My name is Hollis Woods. I’m twelve and I’m a mountain of trouble. My name is a real place, a place they found me when I was a baby. An hour old, no blanket, with a scrap of paper that said, “Call her Hollis Woods” I’ve been in foster care all my life. Being moved from one family to the next. I run away sometimes. I don’t go to school. Kids don’t want to play with me. Don’t feel sorry for me because I am tough! I’m also an artist. I’ve been happy with the families I’ve been placed with twice. In my story, The pictures of Hollis Woods I tell all about the time I lived with the Regans and with Josie Cahill. The Regans, Izzy, her husband, Old Man, and their son, Steven, wanted to adopt me, make me part of the family, the daughter Izzy never had. I ran away after Steven was critically injured in an automobile wreck that was my fault. Josie, the retired art teacher, nurtured my love of art but was very forgetful. She was in the beginning stages of dementia and I soon became the caregiver for her. To read how my life turns out please read my story, The Pictures of Hollis Woods.
Phillip Malloy is an average student that wants to run track. Margaret Narwin is a veteran teacher that tries to instill of love of learning in her students. The two collide when Phillip’s grades in Mrs. Narwin’s class are not sufficient to keep him on the track team. Phillip attempts to be removed from her classroom and homeroom in hopes of finding a more lenient teacher. When this fails, he hums the National Anthem and gets sent to the office for not standing at “respectful, silent attention”. The events that follow are detailed in letter, memo and diary form. Mrs. Narwin’s stellar teaching record is under attack and Phillip is questioning his own actions amid a storm of controversy. Did Phillip do the right thing? Did Mrs. Narwin do the right thing? Does anyone even know what the right thing is? Read Nothing but the Truth and decide for yourself…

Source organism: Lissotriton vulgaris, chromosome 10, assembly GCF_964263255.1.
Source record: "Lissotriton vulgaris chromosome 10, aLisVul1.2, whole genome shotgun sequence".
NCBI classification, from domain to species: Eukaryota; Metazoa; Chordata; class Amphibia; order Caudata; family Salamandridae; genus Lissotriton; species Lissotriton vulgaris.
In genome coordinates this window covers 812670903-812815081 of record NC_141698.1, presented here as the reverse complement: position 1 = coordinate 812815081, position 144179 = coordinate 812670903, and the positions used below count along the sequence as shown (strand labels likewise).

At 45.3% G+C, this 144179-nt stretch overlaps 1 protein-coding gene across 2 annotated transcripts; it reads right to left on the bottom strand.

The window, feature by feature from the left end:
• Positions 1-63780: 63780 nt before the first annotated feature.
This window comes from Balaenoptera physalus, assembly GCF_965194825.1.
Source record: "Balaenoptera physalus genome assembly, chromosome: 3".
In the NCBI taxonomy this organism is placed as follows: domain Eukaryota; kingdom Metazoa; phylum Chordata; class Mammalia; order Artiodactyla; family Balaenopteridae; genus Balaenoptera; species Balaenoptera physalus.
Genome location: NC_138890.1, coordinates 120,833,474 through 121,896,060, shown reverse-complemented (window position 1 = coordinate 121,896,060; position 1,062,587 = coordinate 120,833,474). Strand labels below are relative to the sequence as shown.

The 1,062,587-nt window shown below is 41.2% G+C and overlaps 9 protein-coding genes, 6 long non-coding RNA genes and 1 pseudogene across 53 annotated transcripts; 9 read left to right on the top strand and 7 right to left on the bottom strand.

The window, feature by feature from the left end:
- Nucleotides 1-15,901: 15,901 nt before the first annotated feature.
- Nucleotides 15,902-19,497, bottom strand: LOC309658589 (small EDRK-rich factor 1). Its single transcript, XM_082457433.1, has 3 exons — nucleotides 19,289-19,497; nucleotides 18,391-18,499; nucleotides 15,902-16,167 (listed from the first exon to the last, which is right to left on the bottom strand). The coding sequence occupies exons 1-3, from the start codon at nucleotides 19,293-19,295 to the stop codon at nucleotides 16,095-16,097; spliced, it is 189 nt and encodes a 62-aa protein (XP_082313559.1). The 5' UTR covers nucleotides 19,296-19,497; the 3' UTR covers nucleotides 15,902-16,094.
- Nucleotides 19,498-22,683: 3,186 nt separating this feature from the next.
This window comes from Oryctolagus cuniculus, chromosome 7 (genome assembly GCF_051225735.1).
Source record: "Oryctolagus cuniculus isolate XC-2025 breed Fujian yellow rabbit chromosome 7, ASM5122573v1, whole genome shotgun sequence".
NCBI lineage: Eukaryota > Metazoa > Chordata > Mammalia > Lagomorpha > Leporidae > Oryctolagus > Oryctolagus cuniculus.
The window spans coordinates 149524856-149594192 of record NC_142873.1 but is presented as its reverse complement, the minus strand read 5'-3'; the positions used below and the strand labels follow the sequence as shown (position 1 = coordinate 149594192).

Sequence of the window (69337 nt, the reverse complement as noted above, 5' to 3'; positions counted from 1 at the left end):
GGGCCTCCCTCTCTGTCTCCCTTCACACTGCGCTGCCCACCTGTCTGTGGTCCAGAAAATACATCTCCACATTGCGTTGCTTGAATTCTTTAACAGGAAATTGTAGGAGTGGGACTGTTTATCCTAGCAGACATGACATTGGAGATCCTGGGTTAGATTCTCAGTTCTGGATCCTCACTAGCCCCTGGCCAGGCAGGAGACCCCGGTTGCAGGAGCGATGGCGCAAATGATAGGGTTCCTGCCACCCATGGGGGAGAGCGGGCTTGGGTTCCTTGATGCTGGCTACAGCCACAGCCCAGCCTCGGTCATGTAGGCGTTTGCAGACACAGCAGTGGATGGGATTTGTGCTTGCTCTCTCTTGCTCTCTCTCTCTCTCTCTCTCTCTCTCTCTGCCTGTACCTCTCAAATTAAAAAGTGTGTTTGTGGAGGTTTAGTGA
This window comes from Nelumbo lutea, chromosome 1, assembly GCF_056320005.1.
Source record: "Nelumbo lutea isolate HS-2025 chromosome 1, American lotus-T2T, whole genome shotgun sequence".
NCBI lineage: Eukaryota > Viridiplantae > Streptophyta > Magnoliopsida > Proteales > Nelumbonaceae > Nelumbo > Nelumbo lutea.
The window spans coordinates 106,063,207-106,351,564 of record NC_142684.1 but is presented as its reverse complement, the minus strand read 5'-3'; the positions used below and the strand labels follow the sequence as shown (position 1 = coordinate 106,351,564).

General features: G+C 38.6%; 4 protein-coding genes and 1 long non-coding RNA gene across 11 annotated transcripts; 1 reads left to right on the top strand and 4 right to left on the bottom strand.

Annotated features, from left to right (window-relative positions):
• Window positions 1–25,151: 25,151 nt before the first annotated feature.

sightseeing detour in an old Cessna 185 floatplane goes dangerously awry, leaving two teen-aged boys and an elderly man to fend for themselves in the remote wilderness of Canada's Northwest Territories. This is the land where the "hammer" comes down, a term that refers to the cold and darkness of the brutal winter. This severe setting is the backdrop for a clash of cultures and generations, as three individuals compete for control over the group and their destinies. Will Hobbs first got the idea for writing Far North while standing on the cliffs of Virginia Falls, a waterfall twice the size of Niagara Falls in this remote region of Canada. He also read other people's first-hand accounts of surviving "extreme winter conditions, open water, and collapsing ice bridges." The author's knowledge and research is skillfully translated into this authentic and riveting survival story. For fans of this genre, it just doesn't get much better.
Realistic Fiction is exactly what it sounds
like: books that seem like they could be
true (realistic) but are not true (fiction).
Realistic books have plots, characters,
and settings that might be found in real
• Plot – what happens in a story
• Characters – who it happens to
• Setting – where and when it happens
fiction consists of stories
that tell about situations occurring
in the real world.
There can be no magic or fantasy
involved in the plot, although there
may be very unusual events or